From GENE LOGSDON
Economists sanctify expansion in agriculture as the way farmers survive but in the very act of saying that, they are also pointing out why farmers don’t survive. If all the land is occupied, for every farm that expands, another ceases to exist. So it would be just as accurate to say that expansion is the way farmers don’t survive. And that leaves us in a situation where, according to the statistics, as quoted in a new, soon- to- be- published book, Miraculous Abundance, some 80% of the arable land on the planet used in intensive mechanized agriculture is owned by multinational corporations. Meanwhile, the proponents of big farming continue to flaunt their challenge: “get big or get out.” When all the land is owned by one big corporation and it still doesn’t make enough of a profit to satisfy the stockholders, what then?
As a matter of fact, small commercial farms and so-called hobby farms are on the rise again and whether or not they are profitable by today’s money standards, they are generating a lot of other economic activity which in aggregate becomes quite significant. These farmers are creating a different economic model than that of industrial production. They are successful because they really aren’t about how much money they can make but how much of what they do make they can keep in their pockets while they spend their time doing what they really want to do in life. As they proceed, they generate all sorts of other small businesses and avocations that in turn prompt more small business. The sum total amounts to big business. For example, judging from the exhibits at our county fair, looks like there are more goats on farms now than cows. And who would ever have thought that kale would become a cash crop and soul food of America?
The backyard chicken craze is another good example. It is hardly a scheme for making money or even for saving money but it is generating lots of business. John Emrich, who has 25 years of no nonsense experience in investment and corporate finance, writes in his book, The Local Yolk, about the business he started delivering chicken feed and supplies to backyard hen raisers in Chicago. Hard telling how many little businesses have started up manufacturing and selling cute little chicken coops for the backyarders. I hear you can buy coats for your winter weary hens or diapers if you like them wandering around in the house. Farm supply stores are doing well selling straw and grain to backyarders too. It pays because hen hobbyists are willing to pay more for supplies than commercial growers.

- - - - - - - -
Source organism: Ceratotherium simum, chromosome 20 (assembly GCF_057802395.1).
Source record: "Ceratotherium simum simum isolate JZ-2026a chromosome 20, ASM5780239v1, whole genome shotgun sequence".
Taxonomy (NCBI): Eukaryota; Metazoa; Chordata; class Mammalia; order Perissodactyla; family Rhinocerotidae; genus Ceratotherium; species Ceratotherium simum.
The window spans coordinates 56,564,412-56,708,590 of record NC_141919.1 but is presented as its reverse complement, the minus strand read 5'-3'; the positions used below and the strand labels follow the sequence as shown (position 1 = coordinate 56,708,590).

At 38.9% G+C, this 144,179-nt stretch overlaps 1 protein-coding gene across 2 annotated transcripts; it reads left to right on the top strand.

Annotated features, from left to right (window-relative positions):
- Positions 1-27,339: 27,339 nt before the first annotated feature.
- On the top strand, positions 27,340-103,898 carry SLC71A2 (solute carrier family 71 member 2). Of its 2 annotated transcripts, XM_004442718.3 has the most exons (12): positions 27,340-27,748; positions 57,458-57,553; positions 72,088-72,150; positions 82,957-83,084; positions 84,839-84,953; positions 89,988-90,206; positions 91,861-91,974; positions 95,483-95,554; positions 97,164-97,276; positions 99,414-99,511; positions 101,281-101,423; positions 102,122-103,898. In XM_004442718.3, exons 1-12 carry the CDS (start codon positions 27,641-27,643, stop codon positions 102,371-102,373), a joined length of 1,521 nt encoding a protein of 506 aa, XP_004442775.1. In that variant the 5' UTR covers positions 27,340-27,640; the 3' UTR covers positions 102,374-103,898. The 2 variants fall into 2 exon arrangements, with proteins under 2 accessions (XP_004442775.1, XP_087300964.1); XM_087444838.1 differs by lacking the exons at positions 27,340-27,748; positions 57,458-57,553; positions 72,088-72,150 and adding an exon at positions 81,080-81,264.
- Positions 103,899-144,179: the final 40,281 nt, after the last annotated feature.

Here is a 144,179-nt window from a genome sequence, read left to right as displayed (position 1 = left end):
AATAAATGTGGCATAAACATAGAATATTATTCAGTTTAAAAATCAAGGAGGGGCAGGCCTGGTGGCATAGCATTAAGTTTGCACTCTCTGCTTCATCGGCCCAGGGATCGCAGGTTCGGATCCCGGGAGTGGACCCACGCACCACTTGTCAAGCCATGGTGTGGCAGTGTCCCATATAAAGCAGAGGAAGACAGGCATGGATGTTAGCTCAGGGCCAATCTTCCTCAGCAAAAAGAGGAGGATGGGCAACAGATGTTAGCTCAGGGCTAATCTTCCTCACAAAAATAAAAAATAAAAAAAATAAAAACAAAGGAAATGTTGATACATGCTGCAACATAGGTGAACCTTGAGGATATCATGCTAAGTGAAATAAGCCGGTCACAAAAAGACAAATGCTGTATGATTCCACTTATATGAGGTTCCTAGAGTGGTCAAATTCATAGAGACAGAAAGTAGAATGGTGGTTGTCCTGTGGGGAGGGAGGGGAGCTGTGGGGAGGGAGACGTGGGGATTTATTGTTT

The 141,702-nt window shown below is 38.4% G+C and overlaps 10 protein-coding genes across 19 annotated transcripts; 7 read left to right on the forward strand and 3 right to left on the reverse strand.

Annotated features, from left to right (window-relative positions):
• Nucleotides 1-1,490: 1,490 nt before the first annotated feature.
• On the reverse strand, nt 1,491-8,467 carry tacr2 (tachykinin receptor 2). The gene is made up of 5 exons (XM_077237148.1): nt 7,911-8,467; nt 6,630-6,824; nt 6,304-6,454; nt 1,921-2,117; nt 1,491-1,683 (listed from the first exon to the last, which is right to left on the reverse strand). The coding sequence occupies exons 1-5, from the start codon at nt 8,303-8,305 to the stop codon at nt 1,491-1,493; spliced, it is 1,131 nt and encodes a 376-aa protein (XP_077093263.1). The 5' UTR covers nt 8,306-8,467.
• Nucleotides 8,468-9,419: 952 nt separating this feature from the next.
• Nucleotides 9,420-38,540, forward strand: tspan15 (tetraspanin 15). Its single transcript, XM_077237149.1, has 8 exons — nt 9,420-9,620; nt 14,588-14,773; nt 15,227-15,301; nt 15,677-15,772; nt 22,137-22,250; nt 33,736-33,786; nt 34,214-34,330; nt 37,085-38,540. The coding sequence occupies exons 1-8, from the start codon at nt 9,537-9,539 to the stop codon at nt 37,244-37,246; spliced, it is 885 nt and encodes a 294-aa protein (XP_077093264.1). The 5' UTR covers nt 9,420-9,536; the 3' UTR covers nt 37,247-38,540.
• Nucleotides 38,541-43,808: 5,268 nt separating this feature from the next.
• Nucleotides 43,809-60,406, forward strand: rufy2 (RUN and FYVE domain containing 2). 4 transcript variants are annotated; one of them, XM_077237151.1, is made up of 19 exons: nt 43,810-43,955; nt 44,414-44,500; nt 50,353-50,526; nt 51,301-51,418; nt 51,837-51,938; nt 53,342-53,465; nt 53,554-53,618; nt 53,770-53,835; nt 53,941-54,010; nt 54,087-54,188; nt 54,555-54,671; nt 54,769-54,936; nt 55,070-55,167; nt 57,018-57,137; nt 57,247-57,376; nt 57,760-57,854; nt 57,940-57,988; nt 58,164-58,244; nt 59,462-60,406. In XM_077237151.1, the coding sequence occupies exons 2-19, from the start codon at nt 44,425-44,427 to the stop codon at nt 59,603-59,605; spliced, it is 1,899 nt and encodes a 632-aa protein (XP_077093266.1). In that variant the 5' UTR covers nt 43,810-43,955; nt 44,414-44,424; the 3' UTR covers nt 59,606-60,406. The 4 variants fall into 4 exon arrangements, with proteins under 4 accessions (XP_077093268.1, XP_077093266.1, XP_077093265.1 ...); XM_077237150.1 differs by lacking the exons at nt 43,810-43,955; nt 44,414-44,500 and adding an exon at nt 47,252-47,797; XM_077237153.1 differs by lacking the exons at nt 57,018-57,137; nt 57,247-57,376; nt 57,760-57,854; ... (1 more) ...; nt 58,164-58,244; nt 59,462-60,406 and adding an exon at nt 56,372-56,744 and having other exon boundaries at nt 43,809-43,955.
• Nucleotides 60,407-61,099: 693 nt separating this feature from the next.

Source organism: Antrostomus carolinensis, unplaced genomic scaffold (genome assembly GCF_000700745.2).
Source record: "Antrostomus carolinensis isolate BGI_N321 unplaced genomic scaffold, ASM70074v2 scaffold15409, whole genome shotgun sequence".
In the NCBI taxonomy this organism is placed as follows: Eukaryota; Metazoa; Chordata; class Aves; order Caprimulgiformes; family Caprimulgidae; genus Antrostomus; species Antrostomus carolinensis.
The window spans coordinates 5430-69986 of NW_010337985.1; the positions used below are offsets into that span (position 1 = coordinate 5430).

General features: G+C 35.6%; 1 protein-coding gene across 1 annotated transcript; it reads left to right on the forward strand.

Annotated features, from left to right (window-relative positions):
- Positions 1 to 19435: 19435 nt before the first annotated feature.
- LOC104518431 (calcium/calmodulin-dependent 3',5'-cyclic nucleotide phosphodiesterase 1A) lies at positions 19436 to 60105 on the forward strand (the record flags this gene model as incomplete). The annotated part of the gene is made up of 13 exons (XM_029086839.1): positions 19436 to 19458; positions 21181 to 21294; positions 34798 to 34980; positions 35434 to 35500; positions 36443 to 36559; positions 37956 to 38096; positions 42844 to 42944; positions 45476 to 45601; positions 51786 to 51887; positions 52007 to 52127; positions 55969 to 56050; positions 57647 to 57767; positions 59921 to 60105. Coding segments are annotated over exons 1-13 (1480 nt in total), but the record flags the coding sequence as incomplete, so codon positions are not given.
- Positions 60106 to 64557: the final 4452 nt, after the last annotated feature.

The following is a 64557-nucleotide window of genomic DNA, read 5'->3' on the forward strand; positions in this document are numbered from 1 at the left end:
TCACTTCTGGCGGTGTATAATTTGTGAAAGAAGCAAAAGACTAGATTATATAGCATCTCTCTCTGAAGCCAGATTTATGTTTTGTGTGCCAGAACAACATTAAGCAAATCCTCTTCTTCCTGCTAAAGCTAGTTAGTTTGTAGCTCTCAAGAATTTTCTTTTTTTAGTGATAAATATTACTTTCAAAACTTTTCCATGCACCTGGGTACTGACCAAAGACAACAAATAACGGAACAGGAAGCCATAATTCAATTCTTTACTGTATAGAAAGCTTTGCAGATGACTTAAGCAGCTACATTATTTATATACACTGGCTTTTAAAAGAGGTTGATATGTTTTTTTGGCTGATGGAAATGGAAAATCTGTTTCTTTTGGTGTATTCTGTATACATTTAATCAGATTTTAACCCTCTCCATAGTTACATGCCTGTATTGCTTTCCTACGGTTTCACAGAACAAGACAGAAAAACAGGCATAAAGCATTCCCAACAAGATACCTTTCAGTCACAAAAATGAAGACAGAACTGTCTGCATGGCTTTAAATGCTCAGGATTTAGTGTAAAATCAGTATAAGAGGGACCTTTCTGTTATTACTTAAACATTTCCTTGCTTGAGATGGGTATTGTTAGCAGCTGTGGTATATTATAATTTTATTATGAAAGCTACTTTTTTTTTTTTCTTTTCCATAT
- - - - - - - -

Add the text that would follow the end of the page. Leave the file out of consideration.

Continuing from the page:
A good way to become convinced of how small scale farming is in aggregate not all that small is to read one or more of the new Edible magazines, of which there are about 80 representing almost every area of the U.S. These magazines themselves are evidence of the way new farms are generating new business. Edible Cleveland (Ohio) lists 18 farm-based artisanal cheese makers in the state. I count 74 ads in just one issue from farms, stores, restaurants and other businesses selling food directly to consumers and 28 CSA farms just in the Cleveland area. There are some 60 farmers’ markets in northeastern Ohio alone (I use this area because I am familiar with it—similar statistics hold for all the more populous areas in the country.)
The explosion of interest in greenhouse agriculture has been a bonanza for all the manufacturers of the new hoop house structures, buildings that essentially are almost all roof made of various fabrics. They might be more susceptible to storm damage but not enough to offset their obvious advantages. I like to do the math on what could happen if a society of backyarders and small farmers got serious about this kind of enclosed farming, especially with global warming looming on the horizon. Check my math here. Think of the fact that the United States has more acreage in lawn than in cultivated crops. Let us say that 50,000,000 homes (in the U.S. population of around 330,000,000 right now) would each grow food on an eighth of an acre undercover. That would add up to some 6,250,000 acres more acres of farmland. With the higher yields possible in enclosed farming, each of these acres might produce three times the yield of an open air acre, or the equivalent of 18,750,000 acres, right? (If that sounds dubious to you, read Eliot Coleman’s books where he describes how to get five crops per year undercover, in Maine.) Total cropland in the United States is right around 442,000,000 acres (and surprisingly the number is falling). If each of those enclosed one-eighth acre “farms” housed six egg-laying and meat producing hens and a couple of pigs to eat the plant parts from the greenhouses that humans can’t consume, we could be looking at a very significant amount of food that did not depend on the gambling whimsy of the Chicago Board of Trade or the weather. Who says we need big factory farms. We just need a whole bunch of little factory farms.